Standard Occupational Classification

CAUTION:

The information on this page relates to the 2000 SOC, for more recent information, see the 2010 SOC System.

SOC Federal Register Notice

October 5, 1995

Source: Office of Management and Budget Current Federal Register Posting

Standard Occupational Classification Revision Policy Committee's Proposals for Revising the SOC's principles of Classification, Purpose and Scope, and Conceptual Framework.

Agency: Office of Management and Budget, Executive Office of the President.

Action: Notice of solicitation of comments.

Summary: Under title 44 U.S.C. 3504, the Office of Management and Budget (OMB) is seeking public comment on the Standard Occupational Classification Revision Policy Committee's (SOCRPC) proposals for revising the 1980 Standard Occupational Classification (SOC) Manual's principles of classification, purpose and scope, and conceptual framework. In a prior Federal Register notice ( February 28, 1995, 60 FR 10998-11002), the public was provided the opportunity to comment on the uses of occupational data; propose changes to the existing 1980 SOC classification principles, purpose and scope, and conceptual options; and review the SOCRPC's proposed revision process. OMB plans another public comment period on the SOCRPC's final recommendations in the fall of 1996 when the SOCRPC will propose changes to the existing SOC Manual at the detailed occupation level based on an agreed upon set of classification principles, purpose and scope, and unified conceptual framework. The SOC revision is tentatively scheduled for implementation beginning in July 1997. All Federal agencies that collect occupational data are expected to utilize the new system.

Request for comments. The SOCRPC welcomes comments with respect to any topic related to occupational classification, but is specifically interested in comments concerning:

Dates: To ensure consideration in the development of the SOC, all comments must be in writing and received on or before November 17, 1995.

Addresses: Please send comments to Standard Occupational Classification Revision Policy Committee, U.S. Bureau of Labor Statistics, Suite 4945, 2 Massachusetts Avenue, N.E., Washington, DC 20212.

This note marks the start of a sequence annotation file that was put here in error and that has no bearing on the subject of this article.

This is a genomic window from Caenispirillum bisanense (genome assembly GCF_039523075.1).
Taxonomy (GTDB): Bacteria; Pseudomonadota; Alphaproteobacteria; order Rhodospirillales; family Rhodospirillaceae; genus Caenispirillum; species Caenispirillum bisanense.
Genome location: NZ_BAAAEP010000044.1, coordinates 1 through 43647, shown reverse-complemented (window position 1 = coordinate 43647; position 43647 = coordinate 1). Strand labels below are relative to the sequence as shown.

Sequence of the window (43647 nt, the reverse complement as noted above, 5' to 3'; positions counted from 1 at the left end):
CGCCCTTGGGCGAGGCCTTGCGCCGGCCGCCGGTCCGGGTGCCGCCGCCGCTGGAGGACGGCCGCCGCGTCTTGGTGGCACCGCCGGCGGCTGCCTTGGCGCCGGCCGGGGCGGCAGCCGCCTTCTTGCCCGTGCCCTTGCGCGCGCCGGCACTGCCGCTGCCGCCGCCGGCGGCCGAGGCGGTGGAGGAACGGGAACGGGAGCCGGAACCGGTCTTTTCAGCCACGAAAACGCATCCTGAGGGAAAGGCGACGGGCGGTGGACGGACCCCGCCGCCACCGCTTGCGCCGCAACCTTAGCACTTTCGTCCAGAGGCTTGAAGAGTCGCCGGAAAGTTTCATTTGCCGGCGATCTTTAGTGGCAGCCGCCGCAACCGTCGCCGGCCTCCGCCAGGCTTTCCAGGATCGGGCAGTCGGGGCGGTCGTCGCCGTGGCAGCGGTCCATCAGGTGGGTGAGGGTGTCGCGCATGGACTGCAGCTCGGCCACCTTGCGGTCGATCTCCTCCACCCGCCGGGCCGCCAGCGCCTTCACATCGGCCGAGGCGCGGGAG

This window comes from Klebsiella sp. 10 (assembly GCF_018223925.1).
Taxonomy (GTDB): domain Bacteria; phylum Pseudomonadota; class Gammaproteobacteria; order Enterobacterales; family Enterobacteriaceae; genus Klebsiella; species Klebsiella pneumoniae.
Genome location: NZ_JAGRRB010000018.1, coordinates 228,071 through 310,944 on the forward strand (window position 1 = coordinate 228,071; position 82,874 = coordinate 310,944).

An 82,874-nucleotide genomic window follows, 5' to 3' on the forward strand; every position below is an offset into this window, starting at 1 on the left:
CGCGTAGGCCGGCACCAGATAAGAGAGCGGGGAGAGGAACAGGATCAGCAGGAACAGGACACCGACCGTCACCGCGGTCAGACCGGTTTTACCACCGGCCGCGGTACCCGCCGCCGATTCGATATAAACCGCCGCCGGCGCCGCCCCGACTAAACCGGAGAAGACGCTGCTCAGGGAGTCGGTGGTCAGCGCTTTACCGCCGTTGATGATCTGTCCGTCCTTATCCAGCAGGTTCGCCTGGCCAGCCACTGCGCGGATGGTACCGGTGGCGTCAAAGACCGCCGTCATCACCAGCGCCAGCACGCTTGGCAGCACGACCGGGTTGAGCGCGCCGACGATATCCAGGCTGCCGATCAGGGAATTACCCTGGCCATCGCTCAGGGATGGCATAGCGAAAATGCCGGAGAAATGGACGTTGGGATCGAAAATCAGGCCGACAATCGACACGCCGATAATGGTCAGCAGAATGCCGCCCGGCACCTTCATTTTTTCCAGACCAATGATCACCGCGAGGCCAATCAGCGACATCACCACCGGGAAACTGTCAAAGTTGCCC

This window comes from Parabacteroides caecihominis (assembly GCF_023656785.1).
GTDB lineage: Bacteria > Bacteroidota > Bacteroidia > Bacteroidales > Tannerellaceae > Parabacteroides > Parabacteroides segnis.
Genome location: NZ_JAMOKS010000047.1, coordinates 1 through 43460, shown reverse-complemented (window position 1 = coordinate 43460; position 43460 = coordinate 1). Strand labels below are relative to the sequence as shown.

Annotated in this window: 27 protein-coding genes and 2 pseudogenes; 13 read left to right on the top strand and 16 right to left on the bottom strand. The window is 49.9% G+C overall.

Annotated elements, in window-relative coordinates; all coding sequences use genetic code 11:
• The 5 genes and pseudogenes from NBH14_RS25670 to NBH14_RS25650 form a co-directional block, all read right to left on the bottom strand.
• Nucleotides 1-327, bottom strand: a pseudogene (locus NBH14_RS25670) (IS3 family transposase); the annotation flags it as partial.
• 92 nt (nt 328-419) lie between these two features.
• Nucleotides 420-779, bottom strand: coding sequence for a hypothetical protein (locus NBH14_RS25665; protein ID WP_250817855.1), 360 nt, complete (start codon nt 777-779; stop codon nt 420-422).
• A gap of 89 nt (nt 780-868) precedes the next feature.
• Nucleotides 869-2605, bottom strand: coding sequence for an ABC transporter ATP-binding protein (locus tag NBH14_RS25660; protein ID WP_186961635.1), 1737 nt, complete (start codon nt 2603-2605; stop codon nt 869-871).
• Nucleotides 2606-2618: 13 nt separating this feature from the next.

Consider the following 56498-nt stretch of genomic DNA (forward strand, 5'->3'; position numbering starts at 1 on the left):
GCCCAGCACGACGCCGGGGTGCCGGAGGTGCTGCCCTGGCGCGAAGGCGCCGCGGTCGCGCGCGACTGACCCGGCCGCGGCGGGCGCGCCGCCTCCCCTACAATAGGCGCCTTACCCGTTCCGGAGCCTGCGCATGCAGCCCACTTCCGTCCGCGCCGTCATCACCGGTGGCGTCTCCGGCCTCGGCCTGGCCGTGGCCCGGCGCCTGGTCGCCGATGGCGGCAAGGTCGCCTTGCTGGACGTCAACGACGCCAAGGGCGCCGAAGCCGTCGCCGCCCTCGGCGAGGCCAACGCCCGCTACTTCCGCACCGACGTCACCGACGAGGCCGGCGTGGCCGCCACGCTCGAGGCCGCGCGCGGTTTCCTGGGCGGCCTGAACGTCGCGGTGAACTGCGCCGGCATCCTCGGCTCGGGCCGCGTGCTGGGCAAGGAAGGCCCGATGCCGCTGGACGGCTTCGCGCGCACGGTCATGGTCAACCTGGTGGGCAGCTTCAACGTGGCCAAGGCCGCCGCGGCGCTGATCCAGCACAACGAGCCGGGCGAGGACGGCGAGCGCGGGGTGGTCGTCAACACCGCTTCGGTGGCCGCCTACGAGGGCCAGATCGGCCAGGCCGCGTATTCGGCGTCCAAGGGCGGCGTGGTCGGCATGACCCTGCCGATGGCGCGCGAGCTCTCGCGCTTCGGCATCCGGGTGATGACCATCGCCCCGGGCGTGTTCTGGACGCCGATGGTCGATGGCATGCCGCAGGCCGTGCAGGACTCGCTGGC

Electronic availability and comment. This document is available on the Internet from the Bureau of Labor Statistics via World Wide Web (WWW) browser and E-mail. To obtain this document via WWW browser, connect to "/bls/l" then select "Surveys and Programs," then select "Occupational Employment Statistics," then select "Standard Occupational Classification Documents." To obtain this document via E-mail or to submit comments, send a message to socrevision@bls.gov (use only lower case letters). Comments received at this address by the date specified above will be included as part of the official record.

Supplementary Information:

Background

The Standard Occupational Classification (SOC) Manual was last revised in 1980. Furthermore, it has not been fully utilized by Federal occupational data gathering agencies which have frequently departed from the standard over the years as new occupations have emerged and opportunities for improvements have presented themselves. In view of these circumstances, the Office of Management and Budget (OMB) has acknowledged the need to develop a new SOC and obtain the cooperation of all Federal occupational data collection agencies in using the new standard.

In its February 28, 1995, Federal Register notice, OMB announced the formation of the Standard Occupational Revision Policy Committee, chaired by the Bureau of Labor Statistics (BLS), with representatives from the Bureau of the Census, U.S. Department of Commerce; the Employment and Training Administration (ETA), U.S. Department of Labor; the Office of Personnel Management; and the Defense Manpower Data Center, U.S. Department of Defense. Ex officio members include the Office of Management and Budget, the National Science Foundation, and the National Occupational Information Coordinating Committee. The SOCRPC reports to OMB, which has responsibility for all economic classification systems (other than those for international trade).